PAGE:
[ntp:questions] Secure NTP

jimp at specsol.spam.sux.com jimp at specsol.spam.sux.com
Mon Mar 28 15:56:21 UTC 2011

Uwe Klein <uwe_klein_habertwedt at t-online.de> wrote:
> jimp at specsol.spam.sux.com wrote:
>> Richard B. Gilbert <rgilbert88 at comcast.net> wrote:
>>>Didn't I just see an announcement that GPS was going to be jammed in 
>>>order to test something or other?
>> Yeah, it happens quite often on a scheduled basis in limited areas.
> Hmm, it should not be all that difficult to set up a limited reach
> GPS WAAS/EGNOS impostor.
> elsewher:
> Bruce Schneier ( security guy ):
> http://www.schneier.com/blog/archives/2008/09/gps_spoofing.html
> uwe

OK, so the bad guy sets up the stuff for a GPS spoofer and parks it next
to the targeted building where high dollar value stuff goes on in hopes
of tweeking their system clocks and stealing a fortune.

First issue; a big bucks operation is likely in a multi-story building
with the GPS antenna on the roof and GPS antennas have low sensitivity
looking down.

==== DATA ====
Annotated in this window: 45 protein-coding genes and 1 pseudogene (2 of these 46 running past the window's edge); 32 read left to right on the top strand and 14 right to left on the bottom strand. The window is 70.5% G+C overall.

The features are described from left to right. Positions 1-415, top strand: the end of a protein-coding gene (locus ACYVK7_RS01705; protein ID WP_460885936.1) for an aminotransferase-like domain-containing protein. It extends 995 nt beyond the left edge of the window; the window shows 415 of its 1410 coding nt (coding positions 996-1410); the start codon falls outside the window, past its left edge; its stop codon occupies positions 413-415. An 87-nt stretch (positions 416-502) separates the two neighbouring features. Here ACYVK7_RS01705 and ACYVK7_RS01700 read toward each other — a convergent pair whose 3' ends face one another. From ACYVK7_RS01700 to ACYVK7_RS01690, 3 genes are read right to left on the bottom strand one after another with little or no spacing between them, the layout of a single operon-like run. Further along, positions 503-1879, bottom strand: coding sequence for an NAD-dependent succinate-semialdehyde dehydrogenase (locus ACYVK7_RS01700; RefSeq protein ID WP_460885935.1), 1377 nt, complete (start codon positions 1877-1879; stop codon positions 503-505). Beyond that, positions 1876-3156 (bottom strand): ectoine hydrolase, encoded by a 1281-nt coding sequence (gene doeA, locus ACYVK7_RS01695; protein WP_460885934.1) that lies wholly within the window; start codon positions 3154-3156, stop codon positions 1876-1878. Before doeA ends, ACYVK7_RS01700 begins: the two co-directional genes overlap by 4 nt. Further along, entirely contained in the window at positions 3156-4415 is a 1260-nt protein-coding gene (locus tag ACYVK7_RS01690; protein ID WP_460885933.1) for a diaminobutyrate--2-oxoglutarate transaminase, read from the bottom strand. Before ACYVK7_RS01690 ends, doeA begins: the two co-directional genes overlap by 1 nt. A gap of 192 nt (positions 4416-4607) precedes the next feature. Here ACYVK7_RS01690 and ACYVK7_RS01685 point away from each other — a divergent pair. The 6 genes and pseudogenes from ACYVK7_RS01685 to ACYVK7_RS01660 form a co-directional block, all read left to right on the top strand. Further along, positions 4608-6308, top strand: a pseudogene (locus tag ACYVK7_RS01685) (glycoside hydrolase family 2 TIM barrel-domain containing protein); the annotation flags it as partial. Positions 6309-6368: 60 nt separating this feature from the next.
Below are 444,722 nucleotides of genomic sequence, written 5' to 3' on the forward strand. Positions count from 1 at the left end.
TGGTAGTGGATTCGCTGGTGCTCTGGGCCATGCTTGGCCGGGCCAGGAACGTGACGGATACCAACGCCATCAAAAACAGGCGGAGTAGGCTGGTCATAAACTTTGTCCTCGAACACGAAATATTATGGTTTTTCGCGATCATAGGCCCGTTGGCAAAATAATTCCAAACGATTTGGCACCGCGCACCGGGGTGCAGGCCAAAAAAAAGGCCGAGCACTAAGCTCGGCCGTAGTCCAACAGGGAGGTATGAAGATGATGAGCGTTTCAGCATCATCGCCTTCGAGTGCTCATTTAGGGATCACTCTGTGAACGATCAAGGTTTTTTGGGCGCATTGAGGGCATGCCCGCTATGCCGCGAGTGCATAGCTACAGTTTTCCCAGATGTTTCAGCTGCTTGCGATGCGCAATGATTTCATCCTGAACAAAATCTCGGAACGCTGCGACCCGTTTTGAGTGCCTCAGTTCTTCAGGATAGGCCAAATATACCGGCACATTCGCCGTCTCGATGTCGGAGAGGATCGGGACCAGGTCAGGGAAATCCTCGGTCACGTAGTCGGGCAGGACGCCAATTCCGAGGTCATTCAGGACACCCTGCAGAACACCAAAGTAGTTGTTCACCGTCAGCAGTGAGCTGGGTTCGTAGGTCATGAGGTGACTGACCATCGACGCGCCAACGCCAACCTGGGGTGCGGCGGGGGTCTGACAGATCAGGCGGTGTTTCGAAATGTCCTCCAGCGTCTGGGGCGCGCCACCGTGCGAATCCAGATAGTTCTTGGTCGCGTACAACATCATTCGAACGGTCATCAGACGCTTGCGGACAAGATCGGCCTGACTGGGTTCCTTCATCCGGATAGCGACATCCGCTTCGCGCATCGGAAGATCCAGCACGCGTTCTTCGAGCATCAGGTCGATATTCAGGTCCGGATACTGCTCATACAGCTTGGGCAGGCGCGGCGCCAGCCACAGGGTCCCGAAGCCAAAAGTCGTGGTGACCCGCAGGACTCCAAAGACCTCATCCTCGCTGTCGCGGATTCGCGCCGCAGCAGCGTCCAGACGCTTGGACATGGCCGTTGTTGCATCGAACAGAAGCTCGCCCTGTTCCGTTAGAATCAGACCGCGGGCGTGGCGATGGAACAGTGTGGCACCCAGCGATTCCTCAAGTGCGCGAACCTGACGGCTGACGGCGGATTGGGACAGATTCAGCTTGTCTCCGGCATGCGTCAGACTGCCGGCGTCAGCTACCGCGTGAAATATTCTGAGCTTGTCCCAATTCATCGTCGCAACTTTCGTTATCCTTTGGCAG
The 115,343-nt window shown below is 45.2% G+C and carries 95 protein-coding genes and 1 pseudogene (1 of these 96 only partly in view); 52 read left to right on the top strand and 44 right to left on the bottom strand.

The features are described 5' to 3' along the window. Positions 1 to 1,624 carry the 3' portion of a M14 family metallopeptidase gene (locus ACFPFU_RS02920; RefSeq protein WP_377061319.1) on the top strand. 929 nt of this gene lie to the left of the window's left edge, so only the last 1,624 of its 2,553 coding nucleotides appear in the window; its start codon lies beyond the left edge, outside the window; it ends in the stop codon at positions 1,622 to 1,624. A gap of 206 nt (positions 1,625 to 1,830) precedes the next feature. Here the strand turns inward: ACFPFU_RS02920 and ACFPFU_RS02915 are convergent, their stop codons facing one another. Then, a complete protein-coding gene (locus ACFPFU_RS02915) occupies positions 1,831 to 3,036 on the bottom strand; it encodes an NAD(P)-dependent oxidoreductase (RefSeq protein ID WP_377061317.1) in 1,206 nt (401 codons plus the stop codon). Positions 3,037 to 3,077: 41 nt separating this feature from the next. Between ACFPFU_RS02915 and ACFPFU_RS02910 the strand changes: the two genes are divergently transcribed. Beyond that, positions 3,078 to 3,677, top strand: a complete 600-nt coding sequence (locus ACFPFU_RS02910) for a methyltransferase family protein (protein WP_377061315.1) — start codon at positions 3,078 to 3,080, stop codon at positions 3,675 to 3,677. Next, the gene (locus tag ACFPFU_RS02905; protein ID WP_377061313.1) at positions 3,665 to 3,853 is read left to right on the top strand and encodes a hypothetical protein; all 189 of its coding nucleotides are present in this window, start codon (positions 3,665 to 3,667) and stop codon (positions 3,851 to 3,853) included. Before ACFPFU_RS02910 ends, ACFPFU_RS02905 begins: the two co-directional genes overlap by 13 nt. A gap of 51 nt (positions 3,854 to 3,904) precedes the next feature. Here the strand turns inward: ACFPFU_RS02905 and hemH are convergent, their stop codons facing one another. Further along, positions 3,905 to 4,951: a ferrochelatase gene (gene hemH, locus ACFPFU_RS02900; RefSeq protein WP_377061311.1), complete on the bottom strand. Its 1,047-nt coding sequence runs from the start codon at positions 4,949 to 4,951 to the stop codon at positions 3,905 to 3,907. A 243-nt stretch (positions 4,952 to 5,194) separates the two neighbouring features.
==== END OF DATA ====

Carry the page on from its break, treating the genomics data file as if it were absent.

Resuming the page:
Our bad guys just happen to know something about antenna patterns, so they
obtained some high power RF amplifiers to make sure their signal dominates.

So, after carefully syncing their spoofer to the real time, because if they
don't, the time jump will just be rejected, the bad guys start cranking up
the output power until their signal dominates.

At that point they start slowly changing the time to something else.

Meanwhile, inside the building where NTP was set up by someone with a clue
that bothered to read the documentation, the target client computers notice
that the GPS source is different than all the other sources and decide the
GPS source has failed and ignore the GPS data.

Drat that NTP voting alogorithm.

Jim Pennino

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